What are risk factors for lymphoma development in Sjogrens Syndrome?
The list of risk factors continues to grow. Patients with persistent salivary gland enlargement are at highest risk. Other clinical risk factors include lymphadenopathy, Raynaud’s phenomenon, splenomegaly, palpable purpura, glomerulonephritis, peripheral neuropathy, disease duration (>10 years), and moderate-high disease activity as measured by the EULAR SS Disease Activity Index >5. Laboratory and histologic features associated with lymphoma include monoclonal gammopathy (IgM kappa most common), loss of a previously positive RF, leukopenia, cryoglobulinemia, low C4 or C3, and the presence of germinal centers or high FS (≥3) on the initial MSG biopsy.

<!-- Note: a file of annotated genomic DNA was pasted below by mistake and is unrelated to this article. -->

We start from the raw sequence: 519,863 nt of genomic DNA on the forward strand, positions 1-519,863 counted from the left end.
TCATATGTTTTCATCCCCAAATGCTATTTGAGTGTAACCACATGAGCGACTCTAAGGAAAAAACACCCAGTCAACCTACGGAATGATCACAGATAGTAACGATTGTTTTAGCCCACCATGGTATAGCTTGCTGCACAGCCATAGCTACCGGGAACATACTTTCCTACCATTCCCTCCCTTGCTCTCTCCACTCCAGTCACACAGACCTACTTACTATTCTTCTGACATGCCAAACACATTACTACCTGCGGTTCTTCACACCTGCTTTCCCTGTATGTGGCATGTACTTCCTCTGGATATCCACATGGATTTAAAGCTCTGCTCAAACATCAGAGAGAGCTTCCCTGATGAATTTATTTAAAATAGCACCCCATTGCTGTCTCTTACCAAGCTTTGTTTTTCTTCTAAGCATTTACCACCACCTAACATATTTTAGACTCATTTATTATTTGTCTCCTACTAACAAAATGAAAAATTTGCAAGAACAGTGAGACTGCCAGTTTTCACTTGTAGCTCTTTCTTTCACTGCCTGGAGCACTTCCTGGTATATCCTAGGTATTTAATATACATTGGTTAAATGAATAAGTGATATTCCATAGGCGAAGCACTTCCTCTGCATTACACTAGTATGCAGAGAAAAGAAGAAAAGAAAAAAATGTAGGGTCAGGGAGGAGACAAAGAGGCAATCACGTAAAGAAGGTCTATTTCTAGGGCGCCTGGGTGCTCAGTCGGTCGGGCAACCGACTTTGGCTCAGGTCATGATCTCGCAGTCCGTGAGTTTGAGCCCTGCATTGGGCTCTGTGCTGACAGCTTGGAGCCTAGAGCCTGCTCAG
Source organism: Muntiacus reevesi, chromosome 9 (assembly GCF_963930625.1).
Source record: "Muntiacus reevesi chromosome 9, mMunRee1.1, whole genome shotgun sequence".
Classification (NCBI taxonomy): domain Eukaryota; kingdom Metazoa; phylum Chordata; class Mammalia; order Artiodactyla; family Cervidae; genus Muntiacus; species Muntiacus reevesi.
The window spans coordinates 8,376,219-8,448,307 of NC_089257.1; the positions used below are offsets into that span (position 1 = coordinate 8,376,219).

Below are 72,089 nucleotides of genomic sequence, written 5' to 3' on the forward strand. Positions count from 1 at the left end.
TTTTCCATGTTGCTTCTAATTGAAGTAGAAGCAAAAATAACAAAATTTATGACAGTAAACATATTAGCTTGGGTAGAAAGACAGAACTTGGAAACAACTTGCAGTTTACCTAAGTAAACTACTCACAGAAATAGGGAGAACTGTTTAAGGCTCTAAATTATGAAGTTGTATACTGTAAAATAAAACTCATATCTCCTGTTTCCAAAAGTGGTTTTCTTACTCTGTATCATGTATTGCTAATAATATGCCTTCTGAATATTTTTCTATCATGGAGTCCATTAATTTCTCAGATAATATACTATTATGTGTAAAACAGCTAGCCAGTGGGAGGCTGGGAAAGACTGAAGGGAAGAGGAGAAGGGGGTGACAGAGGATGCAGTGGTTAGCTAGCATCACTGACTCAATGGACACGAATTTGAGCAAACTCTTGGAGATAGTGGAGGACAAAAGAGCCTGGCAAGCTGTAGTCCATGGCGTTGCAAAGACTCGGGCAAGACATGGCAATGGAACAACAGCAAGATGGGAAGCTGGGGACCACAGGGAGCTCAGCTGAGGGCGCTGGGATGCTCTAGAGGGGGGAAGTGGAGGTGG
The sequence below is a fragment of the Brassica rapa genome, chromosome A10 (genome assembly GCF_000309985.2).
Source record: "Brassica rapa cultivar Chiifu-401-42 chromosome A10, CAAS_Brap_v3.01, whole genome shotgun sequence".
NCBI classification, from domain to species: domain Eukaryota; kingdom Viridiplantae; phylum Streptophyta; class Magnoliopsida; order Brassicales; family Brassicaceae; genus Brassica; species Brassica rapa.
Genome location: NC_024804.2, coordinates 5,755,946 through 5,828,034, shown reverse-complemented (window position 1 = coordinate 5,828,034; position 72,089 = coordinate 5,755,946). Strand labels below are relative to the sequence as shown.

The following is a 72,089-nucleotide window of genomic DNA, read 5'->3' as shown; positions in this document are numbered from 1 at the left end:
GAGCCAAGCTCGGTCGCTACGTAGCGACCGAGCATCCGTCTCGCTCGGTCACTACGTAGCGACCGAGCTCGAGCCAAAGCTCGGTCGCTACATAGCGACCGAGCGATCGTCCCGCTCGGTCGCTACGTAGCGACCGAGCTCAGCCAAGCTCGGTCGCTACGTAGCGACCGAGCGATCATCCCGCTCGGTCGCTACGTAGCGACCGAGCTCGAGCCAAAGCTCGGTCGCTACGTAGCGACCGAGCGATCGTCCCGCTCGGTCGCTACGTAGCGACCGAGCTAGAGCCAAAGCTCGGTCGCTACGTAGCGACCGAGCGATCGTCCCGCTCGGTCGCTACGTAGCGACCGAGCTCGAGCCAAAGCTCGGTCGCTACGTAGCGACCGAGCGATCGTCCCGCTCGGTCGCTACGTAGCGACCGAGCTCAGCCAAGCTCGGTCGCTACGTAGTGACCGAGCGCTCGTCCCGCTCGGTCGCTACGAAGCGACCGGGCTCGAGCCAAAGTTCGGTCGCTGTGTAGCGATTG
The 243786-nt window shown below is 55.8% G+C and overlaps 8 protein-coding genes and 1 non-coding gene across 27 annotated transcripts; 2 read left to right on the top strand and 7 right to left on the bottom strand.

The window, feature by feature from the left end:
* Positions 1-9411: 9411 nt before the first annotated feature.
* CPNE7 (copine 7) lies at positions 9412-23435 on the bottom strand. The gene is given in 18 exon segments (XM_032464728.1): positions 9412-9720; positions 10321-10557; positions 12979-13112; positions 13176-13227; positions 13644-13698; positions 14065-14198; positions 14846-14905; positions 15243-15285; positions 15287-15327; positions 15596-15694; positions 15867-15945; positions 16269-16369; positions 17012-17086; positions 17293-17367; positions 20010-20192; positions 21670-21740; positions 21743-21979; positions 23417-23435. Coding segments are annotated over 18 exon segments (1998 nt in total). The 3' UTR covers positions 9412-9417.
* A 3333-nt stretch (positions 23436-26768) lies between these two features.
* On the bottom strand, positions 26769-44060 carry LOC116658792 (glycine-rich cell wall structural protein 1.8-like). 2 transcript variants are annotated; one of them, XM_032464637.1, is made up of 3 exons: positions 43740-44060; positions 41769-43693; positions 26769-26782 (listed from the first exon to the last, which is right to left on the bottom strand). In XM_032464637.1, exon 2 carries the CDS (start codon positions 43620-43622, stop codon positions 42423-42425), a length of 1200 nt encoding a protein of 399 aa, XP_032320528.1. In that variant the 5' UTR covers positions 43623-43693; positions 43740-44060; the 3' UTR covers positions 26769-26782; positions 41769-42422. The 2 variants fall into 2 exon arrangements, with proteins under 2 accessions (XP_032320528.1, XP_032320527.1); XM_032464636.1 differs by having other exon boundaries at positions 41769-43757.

Experts recommend blood tests (complete blood count, protein electrophoresis, RF, C3 and C4, and possibly cryoglobulins) every 1 to 2 years to monitor risk. If lymphoma is suspected, the evaluation should proceed with imaging (e.g., MRI or positron emission tomography) and tissue biopsy to confirm diagnosis.